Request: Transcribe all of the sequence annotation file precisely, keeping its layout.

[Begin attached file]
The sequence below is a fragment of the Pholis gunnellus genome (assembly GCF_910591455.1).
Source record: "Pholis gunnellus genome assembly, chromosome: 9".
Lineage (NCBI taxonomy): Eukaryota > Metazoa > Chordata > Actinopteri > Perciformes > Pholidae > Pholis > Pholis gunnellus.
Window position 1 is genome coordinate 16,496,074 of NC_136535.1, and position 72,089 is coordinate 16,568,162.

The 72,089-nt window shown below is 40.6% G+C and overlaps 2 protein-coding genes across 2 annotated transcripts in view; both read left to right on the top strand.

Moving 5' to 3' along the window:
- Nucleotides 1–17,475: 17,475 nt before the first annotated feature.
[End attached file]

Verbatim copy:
The sequence below is a fragment of the Pholis gunnellus genome (assembly GCF_910591455.1).
Source record: "Pholis gunnellus genome assembly, chromosome: 9".
Lineage (NCBI taxonomy): Eukaryota > Metazoa > Chordata > Actinopteri > Perciformes > Pholidae > Pholis > Pholis gunnellus.
Window position 1 is genome coordinate 16,496,074 of NC_136535.1, and position 72,089 is coordinate 16,568,162.

The 72,089-nt window shown below is 40.6% G+C and overlaps 2 protein-coding genes across 2 annotated transcripts in view; both read left to right on the top strand.

Moving 5' to 3' along the window:
- Nucleotides 1–17,475: 17,475 nt before the first annotated feature.